Housetraining is perhaps the most important aspect of managing your dogs behavior and often the most difficult. Too often, not housetrained is the reason a dog is relinquished to an animal shelter or otherwise loses his home. While many dogs seem to be magically housetrained from the get-go, others have a harder time with the concept. Whether you are house-training a new puppy or a recently adopted adult dog, the keys to success are consistency and patience. Be prepared to spend from a few days to a few weeks housetraining a new dog, and realize that no matter how well you do your job, there will be accidents for you to clean up.
To start, put your puppy or dog on a regular feeding schedule. Feed puppies three to four times a day and adult dogs twice daily. Never restrict your dogs food or water intake in an effort to control urination and defecation.
Decide where you want your dog to eliminate. Ideally, choose an outside area not too far from the door. Put your puppy or dog on a leash and take him there when he first wakes up, just after he eats, and after a play session. Praise him lavishly when he eliminates and give him a small food treat. Avoid playing outdoors until he has eliminated, otherwise he will become more interested in playing than in eliminating and will wait until he’s returned indoors.
When your puppy or dog has an accident in the house, don’t punish him. If you find the mess after the fact, its too late for him to understand the connection between the mess and your punishment. A dog has long-term memory challenges and likely won’t remember what he did three seconds ago. A dog who acts like he knows what he did was wrong is only reacting to your threatening tone or posture. Don’t rub his nose in the mess; he’ll only learn to fear you. Instead, take him outside in case he’s not done, and then put him somewhere out of sight while you clean up, so he won’t sense your frustration. If you catch your dog in the act of eliminating indoors, get his attention with a nonthreatening noise (such as a hand clap) and take him to his outside place in a nonthreatening manner; praise him lavishly if he finishes his elimination there.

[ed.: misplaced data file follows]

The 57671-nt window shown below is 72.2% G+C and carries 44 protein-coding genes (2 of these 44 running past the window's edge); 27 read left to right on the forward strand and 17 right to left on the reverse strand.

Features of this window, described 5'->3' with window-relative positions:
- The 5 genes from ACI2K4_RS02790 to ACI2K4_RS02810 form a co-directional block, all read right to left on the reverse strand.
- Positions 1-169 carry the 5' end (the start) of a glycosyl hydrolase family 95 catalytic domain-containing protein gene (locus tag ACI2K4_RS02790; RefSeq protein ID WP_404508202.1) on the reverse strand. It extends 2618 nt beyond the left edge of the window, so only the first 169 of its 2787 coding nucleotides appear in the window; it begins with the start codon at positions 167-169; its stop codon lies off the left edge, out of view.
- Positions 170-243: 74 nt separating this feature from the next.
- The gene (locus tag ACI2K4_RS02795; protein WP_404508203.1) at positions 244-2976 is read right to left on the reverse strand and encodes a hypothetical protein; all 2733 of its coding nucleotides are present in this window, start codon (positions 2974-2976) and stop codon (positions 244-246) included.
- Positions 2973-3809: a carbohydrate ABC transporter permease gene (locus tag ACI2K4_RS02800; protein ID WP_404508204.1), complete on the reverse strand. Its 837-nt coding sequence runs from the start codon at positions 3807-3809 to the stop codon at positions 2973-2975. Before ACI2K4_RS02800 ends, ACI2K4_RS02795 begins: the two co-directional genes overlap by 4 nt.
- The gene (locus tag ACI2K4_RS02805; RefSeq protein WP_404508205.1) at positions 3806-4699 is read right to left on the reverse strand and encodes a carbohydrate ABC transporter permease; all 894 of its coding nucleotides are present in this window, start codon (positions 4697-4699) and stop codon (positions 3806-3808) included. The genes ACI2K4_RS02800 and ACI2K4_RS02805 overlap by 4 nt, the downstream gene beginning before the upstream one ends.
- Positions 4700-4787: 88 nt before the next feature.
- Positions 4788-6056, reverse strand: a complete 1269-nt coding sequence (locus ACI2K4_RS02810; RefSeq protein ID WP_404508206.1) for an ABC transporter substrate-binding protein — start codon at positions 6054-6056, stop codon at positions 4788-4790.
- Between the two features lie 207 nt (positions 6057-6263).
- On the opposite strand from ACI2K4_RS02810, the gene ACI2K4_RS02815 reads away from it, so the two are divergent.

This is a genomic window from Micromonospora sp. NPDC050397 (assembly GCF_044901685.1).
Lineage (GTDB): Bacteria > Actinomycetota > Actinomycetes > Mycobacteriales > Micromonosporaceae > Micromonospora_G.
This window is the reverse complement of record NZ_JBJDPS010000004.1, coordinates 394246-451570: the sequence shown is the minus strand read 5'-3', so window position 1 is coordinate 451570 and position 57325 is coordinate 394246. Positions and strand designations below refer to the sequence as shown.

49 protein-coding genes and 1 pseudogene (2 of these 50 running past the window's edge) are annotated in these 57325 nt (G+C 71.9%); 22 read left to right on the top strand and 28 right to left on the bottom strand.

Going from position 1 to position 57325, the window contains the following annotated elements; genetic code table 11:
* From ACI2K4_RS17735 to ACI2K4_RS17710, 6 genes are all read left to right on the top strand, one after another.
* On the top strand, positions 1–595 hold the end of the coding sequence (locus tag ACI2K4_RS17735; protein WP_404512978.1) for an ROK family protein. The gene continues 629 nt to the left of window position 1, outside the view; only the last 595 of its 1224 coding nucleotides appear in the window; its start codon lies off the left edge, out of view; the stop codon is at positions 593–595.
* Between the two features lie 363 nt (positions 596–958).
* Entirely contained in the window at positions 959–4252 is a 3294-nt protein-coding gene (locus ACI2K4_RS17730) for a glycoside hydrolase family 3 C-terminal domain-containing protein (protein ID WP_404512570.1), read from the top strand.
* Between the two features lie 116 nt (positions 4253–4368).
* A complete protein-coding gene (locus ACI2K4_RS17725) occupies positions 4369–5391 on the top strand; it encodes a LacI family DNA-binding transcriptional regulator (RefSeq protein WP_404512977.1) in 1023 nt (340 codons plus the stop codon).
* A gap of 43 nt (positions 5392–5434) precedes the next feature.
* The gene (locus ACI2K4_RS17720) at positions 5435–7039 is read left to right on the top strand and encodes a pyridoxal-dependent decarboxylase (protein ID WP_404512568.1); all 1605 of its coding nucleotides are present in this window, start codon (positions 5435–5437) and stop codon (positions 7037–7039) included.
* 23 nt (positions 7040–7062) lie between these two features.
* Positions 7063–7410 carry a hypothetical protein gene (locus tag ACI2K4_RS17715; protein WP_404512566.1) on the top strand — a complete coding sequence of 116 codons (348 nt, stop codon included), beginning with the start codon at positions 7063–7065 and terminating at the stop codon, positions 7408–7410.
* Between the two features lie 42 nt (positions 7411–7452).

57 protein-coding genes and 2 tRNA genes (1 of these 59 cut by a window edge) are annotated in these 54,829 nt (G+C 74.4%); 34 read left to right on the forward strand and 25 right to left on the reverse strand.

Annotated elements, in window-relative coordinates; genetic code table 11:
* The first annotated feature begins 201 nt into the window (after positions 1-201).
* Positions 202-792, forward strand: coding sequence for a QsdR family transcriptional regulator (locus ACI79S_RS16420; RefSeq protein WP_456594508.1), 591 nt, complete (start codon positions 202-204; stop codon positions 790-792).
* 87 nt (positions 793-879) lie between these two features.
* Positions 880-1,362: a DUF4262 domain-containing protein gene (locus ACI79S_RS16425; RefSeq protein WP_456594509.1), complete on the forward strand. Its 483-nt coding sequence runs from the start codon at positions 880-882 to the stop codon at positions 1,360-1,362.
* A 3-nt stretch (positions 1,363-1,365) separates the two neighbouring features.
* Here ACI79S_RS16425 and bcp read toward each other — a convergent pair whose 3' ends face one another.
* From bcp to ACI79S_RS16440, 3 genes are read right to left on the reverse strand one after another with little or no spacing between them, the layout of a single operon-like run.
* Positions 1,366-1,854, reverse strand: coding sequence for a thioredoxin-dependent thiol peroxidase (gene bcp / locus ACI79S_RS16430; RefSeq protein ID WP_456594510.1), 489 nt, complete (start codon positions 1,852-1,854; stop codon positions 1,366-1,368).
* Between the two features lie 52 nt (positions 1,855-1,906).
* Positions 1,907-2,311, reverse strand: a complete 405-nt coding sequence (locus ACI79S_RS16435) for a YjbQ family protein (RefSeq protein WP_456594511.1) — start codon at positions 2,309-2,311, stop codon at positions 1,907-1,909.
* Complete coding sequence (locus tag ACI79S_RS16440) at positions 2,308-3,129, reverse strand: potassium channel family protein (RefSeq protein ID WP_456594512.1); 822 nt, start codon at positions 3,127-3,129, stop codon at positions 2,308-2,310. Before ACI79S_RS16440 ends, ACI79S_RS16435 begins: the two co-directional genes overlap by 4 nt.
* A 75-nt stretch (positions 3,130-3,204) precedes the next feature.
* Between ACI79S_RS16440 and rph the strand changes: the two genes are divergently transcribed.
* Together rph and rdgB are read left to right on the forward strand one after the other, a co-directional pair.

Between trips outside, keep your dog in sight or confine him in a crate where there is only enough room for his bed and food/water dishes. Take him out every two hours or so and any time you see him sniffing around or circling as if he needs to go.
What about paper-training or using doggy litter? Although you should take your new dog or puppy out every few hours during his housetraining period, many people find this is not always possible. Puppies younger than nine months and dogs who are not yet housetrained cannot be expected to hold it for eight hours while you are away at work. Older dogs and dogs with urinary bladder problems may also have trouble waiting this length of time to relieve themselves. Hiring a professional dog walker or depending on a trusted adult friend or neighbor to take your dog out in your absence is one solution; paper-training or using doggy litter is another. If you live in a high-rise, you may want to teach your dog to eliminate indoors in a designated area with paper or litter.
Be aware that teaching your dog or puppy to eliminate on newspaper, puppy pads (large disposable absorbent pads made especially for this purpose, available wherever pet supplies are sold), or dog litter will make it more difficult for you to teach your dog to eliminate outside. Dogs who always eliminate indoors may be reluctant to ever eliminate outdoors.
To train a puppy or dog to use newspapers or puppy pads, confine him to an area just large enough for a bed, food, water, and the elimination material. Since he won’t want to eliminate in his bed or food, he’ll go there. Once the dog reliably uses the paper or pad, gradually allow him access to a larger area. If all goes well, he will return to the paper or pad for elimination. To train a puppy or dog to use a dog litter box, either use the confinement method just discussed or treat the box as you would a dogs outdoor elimination area, taking him to it whenever he might need to eliminate and praising him lavishly when he does. If despite consistent training methods your dog still eliminates in inappropriate places, consult your veterinarian. A urinary tract infection, anatomic abnormality, parasite, or other problem could be contributing to house-training failure.